Review: Deftones at Thebarton Theatre

Words by Jordan Leovic

Chino Moreno declares Coopers Pale “a fuckin’ good beer”, yet not good enough to chug.

Photo courtesy of Deftones

Photo courtesy of Deftones

Thebarton Theatre hosted Deftones for their Adelaide leg of the Gore tour – a night that involved a delicious mixture of musical prowess and appreciation for South Aussie beverages. Having missed Perth prog band Voyager and rock heavyweights Karnivool, I relied solely on Deftones to make up for the shitty start to the night. The short answer is: they did.

Bursting through the doors at the end of their opening song ‘Diamond Eyes’, I could tell that the crowd had been eagerly waiting for Deftones to hit up the stage. As expected, there were two types of audience members: the common metalheads moshing hard up front and the thinkers at the back, who showed appreciation through what seemed like analysis rather than movement.

The first 40 minutes of the show were explosive. Cranking out favourites like ‘Rocket Skates’ and ‘Digital Bath’, the mosh pit was nothing short of a riot. The top pick had to be ‘My Own Summer (Shove It)’, which ended in a nosebleed and a chipped tooth – indications that moshing was on point. However, the atmosphere eventually fizzled when they played one of their softer, more melancholic songs ‘Rosemary’ as confused metalheads stood around, not knowing what to do about the lack of aggro guitar riffs.

But not long after, the performance reached its climax when vocalist Chino Moreno started telling the audience about the brewery he had visited that day. “What was that beer called again? Someone bring it here.” he requested. A techie brought out a green bottle and delivered it with utmost care to Chino, who said, “That’s right – Coopers!” He raised our most celebrated ale to his lips before taking a sip and concluding, “Now that’s fuckin’ good beer.” And the crowd went wild. In response to the audience’s demand for him to chug it down, he said: “I ain’t gonna chug it; it’s not that good.” Clearly, he needed to spend a bit more time in South Australia.

It’s the complex musical brew of Deftones, which separates them from most metal bands. Of course, there’s bone-crushing metal. There’s grind and groove. But there’s also reflection, thought and melody. Most of it is carried by the elastic range of Chino’s voice - he floats up and down in ‘Be Quiet and Drive (Far Away)’ and ‘Tempest’, but stings with raspy screams in new tunes like ‘Gore’. Technicality is not only where Chino excels. His high energy and willingness to physically engage with the crowd has rendered him one of the most electrifying metal vocalists of our time. Punters at the front were hungry to get a touch and feel when he dove into the crowd and he was generous in providing this.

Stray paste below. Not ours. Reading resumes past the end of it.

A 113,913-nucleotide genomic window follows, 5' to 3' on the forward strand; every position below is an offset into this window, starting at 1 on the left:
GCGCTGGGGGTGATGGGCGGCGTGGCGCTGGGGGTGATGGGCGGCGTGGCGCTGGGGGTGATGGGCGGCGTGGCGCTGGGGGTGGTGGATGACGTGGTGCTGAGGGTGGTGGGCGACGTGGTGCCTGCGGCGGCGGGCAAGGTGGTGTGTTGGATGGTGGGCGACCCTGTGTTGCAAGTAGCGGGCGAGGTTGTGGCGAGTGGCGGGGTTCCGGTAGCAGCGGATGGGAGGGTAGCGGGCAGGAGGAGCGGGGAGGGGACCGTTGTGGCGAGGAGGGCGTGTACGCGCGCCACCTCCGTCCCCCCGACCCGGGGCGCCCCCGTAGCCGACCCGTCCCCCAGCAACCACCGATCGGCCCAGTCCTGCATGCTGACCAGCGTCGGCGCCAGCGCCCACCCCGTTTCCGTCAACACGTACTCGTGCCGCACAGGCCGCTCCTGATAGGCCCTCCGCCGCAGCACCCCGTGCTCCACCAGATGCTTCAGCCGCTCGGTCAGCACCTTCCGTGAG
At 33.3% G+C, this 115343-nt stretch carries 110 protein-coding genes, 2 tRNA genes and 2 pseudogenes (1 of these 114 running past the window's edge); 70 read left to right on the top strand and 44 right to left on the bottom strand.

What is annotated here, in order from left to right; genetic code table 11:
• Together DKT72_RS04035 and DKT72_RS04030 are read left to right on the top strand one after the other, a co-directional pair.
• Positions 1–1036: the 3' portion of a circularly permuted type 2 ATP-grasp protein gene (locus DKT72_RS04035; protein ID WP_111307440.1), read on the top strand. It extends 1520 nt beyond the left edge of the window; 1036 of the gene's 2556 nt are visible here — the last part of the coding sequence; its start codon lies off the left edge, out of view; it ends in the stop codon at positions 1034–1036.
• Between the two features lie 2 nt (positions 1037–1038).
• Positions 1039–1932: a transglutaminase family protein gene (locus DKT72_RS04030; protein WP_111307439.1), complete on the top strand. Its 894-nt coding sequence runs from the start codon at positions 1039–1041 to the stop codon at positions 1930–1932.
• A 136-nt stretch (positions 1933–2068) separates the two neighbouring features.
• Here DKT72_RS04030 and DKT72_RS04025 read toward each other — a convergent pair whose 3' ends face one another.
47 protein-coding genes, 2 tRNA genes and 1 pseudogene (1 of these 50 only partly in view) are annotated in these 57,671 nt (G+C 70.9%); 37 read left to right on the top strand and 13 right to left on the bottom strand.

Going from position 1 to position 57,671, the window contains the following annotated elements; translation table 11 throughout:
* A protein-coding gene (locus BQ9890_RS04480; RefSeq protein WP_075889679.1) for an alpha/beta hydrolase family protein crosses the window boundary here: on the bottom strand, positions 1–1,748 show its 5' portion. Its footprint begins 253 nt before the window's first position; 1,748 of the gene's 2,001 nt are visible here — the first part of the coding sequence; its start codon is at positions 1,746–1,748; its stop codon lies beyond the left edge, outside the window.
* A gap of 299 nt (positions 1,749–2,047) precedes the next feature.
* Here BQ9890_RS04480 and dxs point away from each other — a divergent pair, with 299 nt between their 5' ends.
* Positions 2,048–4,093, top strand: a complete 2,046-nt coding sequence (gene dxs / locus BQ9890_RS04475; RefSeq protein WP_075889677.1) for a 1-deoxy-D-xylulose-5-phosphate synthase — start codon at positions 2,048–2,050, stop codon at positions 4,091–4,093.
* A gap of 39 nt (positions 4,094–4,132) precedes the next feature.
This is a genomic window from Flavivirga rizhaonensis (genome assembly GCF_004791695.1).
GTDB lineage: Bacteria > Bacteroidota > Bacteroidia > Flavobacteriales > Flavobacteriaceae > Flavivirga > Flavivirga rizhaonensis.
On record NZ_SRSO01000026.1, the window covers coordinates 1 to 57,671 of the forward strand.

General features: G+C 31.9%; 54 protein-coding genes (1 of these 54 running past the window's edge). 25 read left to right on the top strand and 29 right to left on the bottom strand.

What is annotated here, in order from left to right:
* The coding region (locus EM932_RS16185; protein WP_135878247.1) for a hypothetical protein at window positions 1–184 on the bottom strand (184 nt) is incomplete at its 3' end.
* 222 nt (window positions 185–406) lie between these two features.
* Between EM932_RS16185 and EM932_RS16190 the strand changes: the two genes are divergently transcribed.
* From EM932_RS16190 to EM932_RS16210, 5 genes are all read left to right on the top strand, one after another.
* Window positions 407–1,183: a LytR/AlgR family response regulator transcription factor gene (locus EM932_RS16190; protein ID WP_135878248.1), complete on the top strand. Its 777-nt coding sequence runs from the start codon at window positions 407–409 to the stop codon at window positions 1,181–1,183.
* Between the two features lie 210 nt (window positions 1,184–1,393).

If the appreciation of Coopers wasn’t enough to fire up the atmosphere again, then classics from their 2000 album White Pony would certainly do the job: ‘Change (In the House of Flies)’ followed by ‘Knife Party’ made for an incredibly satisfying finish. This wasn’t the end as guitarist Stephen Carpenter returned alone, playing the menacing riff to ‘Bored’, hoping to quench the thirst of the insatiable audience. The rest of the band returned to the stage and delivered astronomical performances of ‘Bored’ and ‘Engine No. 9’ – two well-loved pieces from their debut album Adrenaline. It was a remarkable ending to the night, capturing the essence of what makes Deftones such a unique outfit; like a river, they meander gently in moments of calm before violently crashing down and sweeping away anything in their path.